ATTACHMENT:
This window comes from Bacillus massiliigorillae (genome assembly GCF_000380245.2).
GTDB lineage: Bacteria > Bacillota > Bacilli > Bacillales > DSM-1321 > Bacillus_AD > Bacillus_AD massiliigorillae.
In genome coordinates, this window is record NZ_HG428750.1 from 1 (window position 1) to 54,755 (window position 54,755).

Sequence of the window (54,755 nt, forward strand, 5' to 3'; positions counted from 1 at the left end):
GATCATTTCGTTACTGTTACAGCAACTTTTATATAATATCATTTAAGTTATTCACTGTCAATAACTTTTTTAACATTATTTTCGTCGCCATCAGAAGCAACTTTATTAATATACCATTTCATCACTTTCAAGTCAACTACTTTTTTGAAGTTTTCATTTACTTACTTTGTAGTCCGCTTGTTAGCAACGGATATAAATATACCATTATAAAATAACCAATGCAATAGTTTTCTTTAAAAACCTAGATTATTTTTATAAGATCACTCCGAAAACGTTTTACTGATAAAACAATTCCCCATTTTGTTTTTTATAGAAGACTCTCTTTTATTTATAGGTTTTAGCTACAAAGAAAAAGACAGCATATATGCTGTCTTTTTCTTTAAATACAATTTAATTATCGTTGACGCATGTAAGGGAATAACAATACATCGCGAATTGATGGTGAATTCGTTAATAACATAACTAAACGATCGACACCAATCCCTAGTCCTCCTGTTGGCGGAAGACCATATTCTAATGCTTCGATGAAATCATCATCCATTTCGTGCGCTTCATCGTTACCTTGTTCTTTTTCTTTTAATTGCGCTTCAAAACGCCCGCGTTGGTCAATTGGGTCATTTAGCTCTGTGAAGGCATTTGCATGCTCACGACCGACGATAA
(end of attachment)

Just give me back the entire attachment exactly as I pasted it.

This window comes from Bacillus massiliigorillae (genome assembly GCF_000380245.2).
GTDB lineage: Bacteria > Bacillota > Bacilli > Bacillales > DSM-1321 > Bacillus_AD > Bacillus_AD massiliigorillae.
In genome coordinates, this window is record NZ_HG428750.1 from 1 (window position 1) to 54,755 (window position 54,755).

Sequence of the window (54,755 nt, forward strand, 5' to 3'; positions counted from 1 at the left end):
GATCATTTCGTTACTGTTACAGCAACTTTTATATAATATCATTTAAGTTATTCACTGTCAATAACTTTTTTAACATTATTTTCGTCGCCATCAGAAGCAACTTTATTAATATACCATTTCATCACTTTCAAGTCAACTACTTTTTTGAAGTTTTCATTTACTTACTTTGTAGTCCGCTTGTTAGCAACGGATATAAATATACCATTATAAAATAACCAATGCAATAGTTTTCTTTAAAAACCTAGATTATTTTTATAAGATCACTCCGAAAACGTTTTACTGATAAAACAATTCCCCATTTTGTTTTTTATAGAAGACTCTCTTTTATTTATAGGTTTTAGCTACAAAGAAAAAGACAGCATATATGCTGTCTTTTTCTTTAAATACAATTTAATTATCGTTGACGCATGTAAGGGAATAACAATACATCGCGAATTGATGGTGAATTCGTTAATAACATAACTAAACGATCGACACCAATCCCTAGTCCTCCTGTTGGCGGAAGACCATATTCTAATGCTTCGATGAAATCATCATCCATTTCGTGCGCTTCATCGTTACCTTGTTCTTTTTCTTTTAATTGCGCTTCAAAACGCCCGCGTTGGTCAATTGGGTCATTTAGCTCTGTGAAGGCATTTGCATGCTCACGACCGACGATAA